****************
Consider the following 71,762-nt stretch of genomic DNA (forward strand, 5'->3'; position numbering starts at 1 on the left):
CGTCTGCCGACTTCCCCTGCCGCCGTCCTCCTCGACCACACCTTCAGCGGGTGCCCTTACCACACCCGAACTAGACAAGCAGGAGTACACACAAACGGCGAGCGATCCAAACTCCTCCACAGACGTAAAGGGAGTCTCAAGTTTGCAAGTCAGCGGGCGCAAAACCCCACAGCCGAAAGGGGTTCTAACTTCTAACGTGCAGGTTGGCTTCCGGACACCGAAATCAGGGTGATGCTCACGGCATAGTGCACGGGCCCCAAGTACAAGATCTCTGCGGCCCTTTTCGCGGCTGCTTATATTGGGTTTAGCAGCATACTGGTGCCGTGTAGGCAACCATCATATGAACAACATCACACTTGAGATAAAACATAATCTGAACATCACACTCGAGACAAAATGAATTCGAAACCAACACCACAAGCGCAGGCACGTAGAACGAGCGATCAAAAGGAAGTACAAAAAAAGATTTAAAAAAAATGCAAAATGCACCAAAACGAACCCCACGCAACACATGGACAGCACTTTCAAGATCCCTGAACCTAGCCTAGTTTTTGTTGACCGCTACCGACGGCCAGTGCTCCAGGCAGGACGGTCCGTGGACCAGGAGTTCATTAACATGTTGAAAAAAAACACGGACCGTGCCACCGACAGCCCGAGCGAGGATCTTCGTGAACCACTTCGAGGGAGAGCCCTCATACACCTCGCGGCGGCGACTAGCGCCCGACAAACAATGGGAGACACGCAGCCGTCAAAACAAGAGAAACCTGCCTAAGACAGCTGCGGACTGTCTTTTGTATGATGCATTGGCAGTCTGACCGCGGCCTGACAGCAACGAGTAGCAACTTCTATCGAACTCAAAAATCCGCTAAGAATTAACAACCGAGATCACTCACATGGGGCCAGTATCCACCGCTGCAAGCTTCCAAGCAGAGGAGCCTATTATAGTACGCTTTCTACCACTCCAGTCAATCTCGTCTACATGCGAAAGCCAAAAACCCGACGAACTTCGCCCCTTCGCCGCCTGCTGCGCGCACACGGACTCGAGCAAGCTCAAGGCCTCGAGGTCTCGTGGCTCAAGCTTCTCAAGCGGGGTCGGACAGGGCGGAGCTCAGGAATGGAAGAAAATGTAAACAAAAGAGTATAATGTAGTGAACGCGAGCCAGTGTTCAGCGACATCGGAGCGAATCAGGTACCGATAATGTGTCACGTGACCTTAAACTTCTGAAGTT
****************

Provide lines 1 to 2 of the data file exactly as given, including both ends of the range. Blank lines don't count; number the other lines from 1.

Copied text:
Consider the following 71,762-nt stretch of genomic DNA (forward strand, 5'->3'; position numbering starts at 1 on the left):
CGTCTGCCGACTTCCCCTGCCGCCGTCCTCCTCGACCACACCTTCAGCGGGTGCCCTTACCACACCCGAACTAGACAAGCAGGAGTACACACAAACGGCGAGCGATCCAAACTCCTCCACAGACGTAAAGGGAGTCTCAAGTTTGCAAGTCAGCGGGCGCAAAACCCCACAGCCGAAAGGGGTTCTAACTTCTAACGTGCAGGTTGGCTTCCGGACACCGAAATCAGGGTGATGCTCACGGCATAGTGCACGGGCCCCAAGTACAAGATCTCTGCGGCCCTTTTCGCGGCTGCTTATATTGGGTTTAGCAGCATACTGGTGCCGTGTAGGCAACCATCATATGAACAACATCACACTTGAGATAAAACATAATCTGAACATCACACTCGAGACAAAATGAATTCGAAACCAACACCACAAGCGCAGGCACGTAGAACGAGCGATCAAAAGGAAGTACAAAAAAAGATTTAAAAAAAATGCAAAATGCACCAAAACGAACCCCACGCAACACATGGACAGCACTTTCAAGATCCCTGAACCTAGCCTAGTTTTTGTTGACCGCTACCGACGGCCAGTGCTCCAGGCAGGACGGTCCGTGGACCAGGAGTTCATTAACATGTTGAAAAAAAACACGGACCGTGCCACCGACAGCCCGAGCGAGGATCTTCGTGAACCACTTCGAGGGAGAGCCCTCATACACCTCGCGGCGGCGACTAGCGCCCGACAAACAATGGGAGACACGCAGCCGTCAAAACAAGAGAAACCTGCCTAAGACAGCTGCGGACTGTCTTTTGTATGATGCATTGGCAGTCTGACCGCGGCCTGACAGCAACGAGTAGCAACTTCTATCGAACTCAAAAATCCGCTAAGAATTAACAACCGAGATCACTCACATGGGGCCAGTATCCACCGCTGCAAGCTTCCAAGCAGAGGAGCCTATTATAGTACGCTTTCTACCACTCCAGTCAATCTCGTCTACATGCGAAAGCCAAAAACCCGACGAACTTCGCCCCTTCGCCGCCTGCTGCGCGCACACGGACTCGAGCAAGCTCAAGGCCTCGAGGTCTCGTGGCTCAAGCTTCTCAAGCGGGGTCGGACAGGGCGGAGCTCAGGAATGGAAGAAAATGTAAACAAAAGAGTATAATGTAGTGAACGCGAGCCAGTGTTCAGCGACATCGGAGCGAATCAGGTACCGATAATGTGTCACGTGACCTTAAACTTCTGAAGTT